Watch a Nearly Stock Ford Super Duty Climb Hell's Gate and Prove Anything's Possible If You Believe
Who needs a lift when you've got good spotters and lots of faith?
Few things get me going like full-size trucks without all the aftermarket hoopla. They can tow what you need, haul what you need, and get where you need with little if any modifications. If you think I'm lying, look what this 2015 Ford F-250 with the 6.2-liter gas V8 can do courtesy of upgraded tires and lower gearing—it's climbing Hell's Gate, for goodness' sake.
As you can see, traction and clearance are most crucial to conquer one of Moab's most famous obstacles. You've got to ride the sandstone wall at times, keeping the opposite side of your rig in mind as to not smash it completely. Instead of relying on a catalog of mods, though, this guy sends it in his Super Duty with 34-inch Toyos and a 4.88 rear-end.
I want to get out in front of the hate here and say yes, this has been done before in other stock 4x4s. A Jeep Grand Cherokee did it pretty famously a while back, and even a lightly modified Kia Sorento made headlines for beating the trail in 2018. But there are a few things that set the Super Duty apart.
For one, the Ford's size makes Hell's Gate even more difficult. From what I've found, an extended-cab, short-bed F-250 like this has a wheelbase measuring 141.8 inches. That's roughly 32 inches longer than the Sorento's and exactly 27 inches longer than the Grand Cherokee's. Oh, and with the mirrors folded out like you see here, it's also 104.9 inches wide. The Kia, for comparison, is just 74.4 inches wide.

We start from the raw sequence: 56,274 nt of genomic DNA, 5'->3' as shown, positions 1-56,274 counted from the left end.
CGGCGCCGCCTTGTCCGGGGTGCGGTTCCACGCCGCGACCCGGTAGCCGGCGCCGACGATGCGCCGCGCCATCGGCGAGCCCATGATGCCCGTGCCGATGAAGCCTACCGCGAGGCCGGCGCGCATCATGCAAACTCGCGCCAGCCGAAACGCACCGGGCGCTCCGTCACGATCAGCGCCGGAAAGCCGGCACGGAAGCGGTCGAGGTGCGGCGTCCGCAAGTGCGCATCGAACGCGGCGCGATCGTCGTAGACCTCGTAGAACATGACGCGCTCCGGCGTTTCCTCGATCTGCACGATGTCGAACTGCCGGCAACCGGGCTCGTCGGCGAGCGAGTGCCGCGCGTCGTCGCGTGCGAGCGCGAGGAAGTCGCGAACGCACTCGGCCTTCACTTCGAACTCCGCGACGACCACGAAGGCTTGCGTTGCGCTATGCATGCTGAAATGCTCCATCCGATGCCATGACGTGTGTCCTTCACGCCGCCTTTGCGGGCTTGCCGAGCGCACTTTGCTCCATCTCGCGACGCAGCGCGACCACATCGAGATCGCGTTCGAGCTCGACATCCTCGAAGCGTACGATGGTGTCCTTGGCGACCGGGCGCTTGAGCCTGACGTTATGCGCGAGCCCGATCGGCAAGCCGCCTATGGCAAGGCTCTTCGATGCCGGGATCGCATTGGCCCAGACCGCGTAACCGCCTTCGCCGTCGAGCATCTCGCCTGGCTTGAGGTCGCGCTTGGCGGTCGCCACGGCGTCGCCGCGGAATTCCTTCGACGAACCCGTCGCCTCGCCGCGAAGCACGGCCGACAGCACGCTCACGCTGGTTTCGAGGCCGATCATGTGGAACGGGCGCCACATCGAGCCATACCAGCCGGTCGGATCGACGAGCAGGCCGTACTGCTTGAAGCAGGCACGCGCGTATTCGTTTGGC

Secondly, it's top-heavy. A truck like you see here weighs more than 6,500 pounds, and that's before the bed rack, toolbox, rooftop tent, and bed full of whatever-the-heck. In this regard, being closer to the ground is actually an advantage—you don't want the going to get tippy when you've got a high center of gravity.
And lastly, he made the climb without leaving any significant beauty marks on the truck. Per the video description, they were smart and added sliders ahead of this climb but really, I didn't hear much scraping until the end. That's a prime example of good spotters and a smart wheelman; you can get pretty far in any vehicle as long as you've got those.
I may not have convinced you to also love barebones work trucks with this, but trust me, I'll keep trying. They didn't even disconnect the sway bars for this run, which is even more impressive. Just keep in mind that, if you want to go wheeling, upgrade your driving skills before you upgrade your rig. If you're good enough, you just might be able to run what you brung with half the equipment of your buddies.
Updated at 1:30 p.m. ET on 03/17/2021: So, the owner of this truck reached out and sent over even more footage of the climb. It was taken with a drone, and it gives a wild perspective of just how steep Hell's Gate really is. Plus, I couldn't tell in the initial clip, but the green paint looks great in the sun.
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